Looking for a larch hike in mid to late October without the crowds? The trail to Manastash Lake and Lake is the one for you! This trail does have dirt bikes (off trail motorcycles) so if you’re not interested in a shared use trail, this will not be the right trail for you. I did not find this to be a problem, it’s easy to hear them coming and step to the side and I found them to be very courteous of hikers.
At 8 miles round trip with about 1100 feet of elevation gain, this is a long though mellow hike. For a shorter outing with even less elevation gain, you can go just as far as Lost Lake for a 4 mile round trip outing.
Both lakes have lovely campsites nearby.
The Manastash Ridge area is the homeland of the Yakama people.
Dog Friendly: Yes. Make sure to hold dogs close if passing dirt bikers or horses.
Cell phone coverage: None, also none on the last 10 miles of the road to the trailhead.
Restrooms: Pit toilet
Accessibility and Mobility: This trail is shared with dirt bikers and I think in mid summer this would make it extremely dusty. In spring and fall dust is less of an issue. The trail has some rocks and roots but never gets extremely steep.
The trailhead is at the end of Forest Service Road 31, in the Okanagan-Wenatchee National Forest, near Ellensburg in the foothills on the east side of the Cascade Mountains
When is the best time to hike to Manastash Lake and Lost Lake?
Mid to late October is the ideal time to see the larch trees in golden splendor along the trail and at the lakes.
Spring is also a good time to visit. I wouldn’t recommend mid summer because sharing the trail with dirt bikes makes a lot of dust in summer, although if you’re ok with dust swimming in either lake would be awesome on a hot summer day.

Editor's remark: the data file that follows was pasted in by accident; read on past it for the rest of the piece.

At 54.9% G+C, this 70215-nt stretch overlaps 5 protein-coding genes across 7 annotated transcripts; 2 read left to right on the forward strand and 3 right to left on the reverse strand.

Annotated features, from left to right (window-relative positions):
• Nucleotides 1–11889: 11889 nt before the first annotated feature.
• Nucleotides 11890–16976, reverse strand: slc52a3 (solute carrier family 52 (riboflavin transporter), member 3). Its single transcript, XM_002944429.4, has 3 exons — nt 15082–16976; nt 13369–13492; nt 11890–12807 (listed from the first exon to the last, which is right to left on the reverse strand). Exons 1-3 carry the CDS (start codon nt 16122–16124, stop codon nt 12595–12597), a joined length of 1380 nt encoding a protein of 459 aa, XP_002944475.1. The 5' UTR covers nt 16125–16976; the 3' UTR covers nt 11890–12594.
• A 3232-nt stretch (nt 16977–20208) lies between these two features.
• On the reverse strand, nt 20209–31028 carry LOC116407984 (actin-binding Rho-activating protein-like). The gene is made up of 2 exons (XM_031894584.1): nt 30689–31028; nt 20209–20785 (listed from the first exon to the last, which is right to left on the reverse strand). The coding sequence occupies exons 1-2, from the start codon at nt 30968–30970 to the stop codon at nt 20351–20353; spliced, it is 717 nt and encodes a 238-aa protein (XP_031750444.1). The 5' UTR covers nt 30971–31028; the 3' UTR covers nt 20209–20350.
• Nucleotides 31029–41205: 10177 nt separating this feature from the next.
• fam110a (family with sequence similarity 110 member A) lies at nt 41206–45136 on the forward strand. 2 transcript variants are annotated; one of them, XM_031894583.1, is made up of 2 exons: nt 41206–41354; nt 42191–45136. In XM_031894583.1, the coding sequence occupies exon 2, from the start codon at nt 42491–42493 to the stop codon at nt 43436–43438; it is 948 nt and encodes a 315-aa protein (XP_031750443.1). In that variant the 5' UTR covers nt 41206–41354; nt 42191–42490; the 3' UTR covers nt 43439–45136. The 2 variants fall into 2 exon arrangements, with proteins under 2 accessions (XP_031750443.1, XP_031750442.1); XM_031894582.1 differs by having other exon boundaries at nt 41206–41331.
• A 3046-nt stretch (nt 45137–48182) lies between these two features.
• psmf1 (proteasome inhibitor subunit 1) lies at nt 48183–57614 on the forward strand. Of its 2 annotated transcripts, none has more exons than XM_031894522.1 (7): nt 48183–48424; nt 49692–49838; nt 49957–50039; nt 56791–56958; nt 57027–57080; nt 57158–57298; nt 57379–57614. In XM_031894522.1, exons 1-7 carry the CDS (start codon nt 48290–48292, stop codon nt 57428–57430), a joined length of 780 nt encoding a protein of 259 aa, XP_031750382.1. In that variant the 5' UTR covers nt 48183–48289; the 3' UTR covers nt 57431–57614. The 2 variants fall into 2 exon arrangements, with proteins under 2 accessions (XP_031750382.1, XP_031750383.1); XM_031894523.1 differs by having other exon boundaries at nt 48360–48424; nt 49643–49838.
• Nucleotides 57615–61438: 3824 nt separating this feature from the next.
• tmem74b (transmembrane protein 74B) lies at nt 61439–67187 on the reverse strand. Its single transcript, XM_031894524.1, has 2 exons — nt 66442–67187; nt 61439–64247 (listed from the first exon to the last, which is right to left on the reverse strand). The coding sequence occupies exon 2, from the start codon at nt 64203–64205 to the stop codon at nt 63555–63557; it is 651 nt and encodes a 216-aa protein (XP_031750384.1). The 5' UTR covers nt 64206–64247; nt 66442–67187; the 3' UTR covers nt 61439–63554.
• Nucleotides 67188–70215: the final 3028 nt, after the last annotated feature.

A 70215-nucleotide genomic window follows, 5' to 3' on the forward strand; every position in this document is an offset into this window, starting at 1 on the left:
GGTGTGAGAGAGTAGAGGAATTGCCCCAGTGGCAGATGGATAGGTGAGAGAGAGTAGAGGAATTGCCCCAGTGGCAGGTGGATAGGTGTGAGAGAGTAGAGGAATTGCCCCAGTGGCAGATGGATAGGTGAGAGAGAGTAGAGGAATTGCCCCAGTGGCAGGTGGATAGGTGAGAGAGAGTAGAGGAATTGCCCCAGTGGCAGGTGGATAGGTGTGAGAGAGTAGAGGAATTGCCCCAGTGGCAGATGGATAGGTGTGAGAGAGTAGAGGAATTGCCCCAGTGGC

Where do you park?
To get there, take the Thorp exit from I-90 and go left on Thorp Way. In about two miles, turn right on Cove Road then right on Manastash Road just a bit over four miles further.
Keep following Manastash Road, it turns to gravel and gets narrow and winding. Take it slow and when you’re almost to the trailhead there’s a fork in the road and a sign pointing left for Manastash Lake. After you go left, you’ll dead end in the parking lot in about half a mile.
Starting off, you’ll be in gorgeous larch trees right away. A gravel road crosses the trail a couple of times but ignore that. You’ll slowly head up through the forest with a few rocks and roots here and there.
In about a mile, you’ll come to a clearing and a trail junction. Go angled left here with a bit more gentle climbing. You’ll reach Lost Lake in another mile, two miles from the parking area.
I think Lost Lake is the prettier of the two lakes (though they are both lovely) so there’s no reason not to spend time here or turn around here if a four mile outing feels better. Plenty of good lunch logs and camping spots.
If you’re continuing on, stay on the trail as it wraps around the end of the lake and then goes along a short rocky slope.
Now the trail climbs a bit more up a couple of switchbacks on the side of a ridge. At the top of the ridge there are a few views between the trees out towards Ellensburg. This trail overall doesn’t have a lot of views, but there’s a bit of a view here.
The last half mile before Manastash Lake has quite a few short ups and downs with some rocks.
After a total of four miles from your car, you’ll arrive at Manastash Lake. There are lots of good lunch logs and campsites here too.
When you’re ready retrace your steps back to the trailhead.
Where to stop after your hike
If you’re heading west toward Seattle, Dru Bru in Cle Elum is big and has an excellent wood fired pizza food truck. In Ellensburg, head to Winegar’s for epic ice cream!
Electric Vehicle Charging
Fast charging for EV’s is available at the Summit Deli and gas station at Snoqualmie Pass. There is also fast charging available in North Bend, Cle Elum and Ellensburg.
Hi! I'm Jennie. I’m a fourth generation Seattleite who lived in Alaska for 7 years and I still spend lots of time there every year. I've been a tour guide for many years in both Alaska and Washington and am a field editor for the Milepost. I love to share the places I love with visitors, newcomers and my fellow locals. I’m so glad to have you along on the journey to experience your best adventure in Washington, Alaska and Western Canada!
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